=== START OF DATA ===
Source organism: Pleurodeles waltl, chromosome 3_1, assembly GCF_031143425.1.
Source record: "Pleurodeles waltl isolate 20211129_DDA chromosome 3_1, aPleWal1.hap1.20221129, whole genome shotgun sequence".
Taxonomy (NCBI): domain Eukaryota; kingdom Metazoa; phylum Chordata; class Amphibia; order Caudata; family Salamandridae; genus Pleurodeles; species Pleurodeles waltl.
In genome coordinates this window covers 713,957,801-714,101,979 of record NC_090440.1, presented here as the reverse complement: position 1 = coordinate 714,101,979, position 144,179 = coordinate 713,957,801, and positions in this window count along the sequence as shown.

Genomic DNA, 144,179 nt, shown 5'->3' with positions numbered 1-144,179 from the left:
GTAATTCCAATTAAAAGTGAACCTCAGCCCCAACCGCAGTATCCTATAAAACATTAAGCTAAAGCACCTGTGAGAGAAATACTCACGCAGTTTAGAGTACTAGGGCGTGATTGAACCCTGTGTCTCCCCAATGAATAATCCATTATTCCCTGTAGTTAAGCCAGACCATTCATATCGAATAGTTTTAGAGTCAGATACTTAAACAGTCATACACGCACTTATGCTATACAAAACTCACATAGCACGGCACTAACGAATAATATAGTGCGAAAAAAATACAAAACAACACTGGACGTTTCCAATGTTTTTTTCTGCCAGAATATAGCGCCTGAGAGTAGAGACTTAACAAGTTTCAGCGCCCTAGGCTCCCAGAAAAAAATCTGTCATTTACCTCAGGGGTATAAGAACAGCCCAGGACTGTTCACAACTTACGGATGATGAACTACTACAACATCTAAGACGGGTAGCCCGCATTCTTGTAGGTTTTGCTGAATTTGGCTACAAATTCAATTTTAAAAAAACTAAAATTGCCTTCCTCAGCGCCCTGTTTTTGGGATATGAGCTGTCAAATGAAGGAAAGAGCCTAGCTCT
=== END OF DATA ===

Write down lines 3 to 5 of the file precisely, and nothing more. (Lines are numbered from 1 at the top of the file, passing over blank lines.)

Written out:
Taxonomy (NCBI): domain Eukaryota; kingdom Metazoa; phylum Chordata; class Amphibia; order Caudata; family Salamandridae; genus Pleurodeles; species Pleurodeles waltl.
In genome coordinates this window covers 713,957,801-714,101,979 of record NC_090440.1, presented here as the reverse complement: position 1 = coordinate 714,101,979, position 144,179 = coordinate 713,957,801, and positions in this window count along the sequence as shown.

Genomic DNA, 144,179 nt, shown 5'->3' with positions numbered 1-144,179 from the left: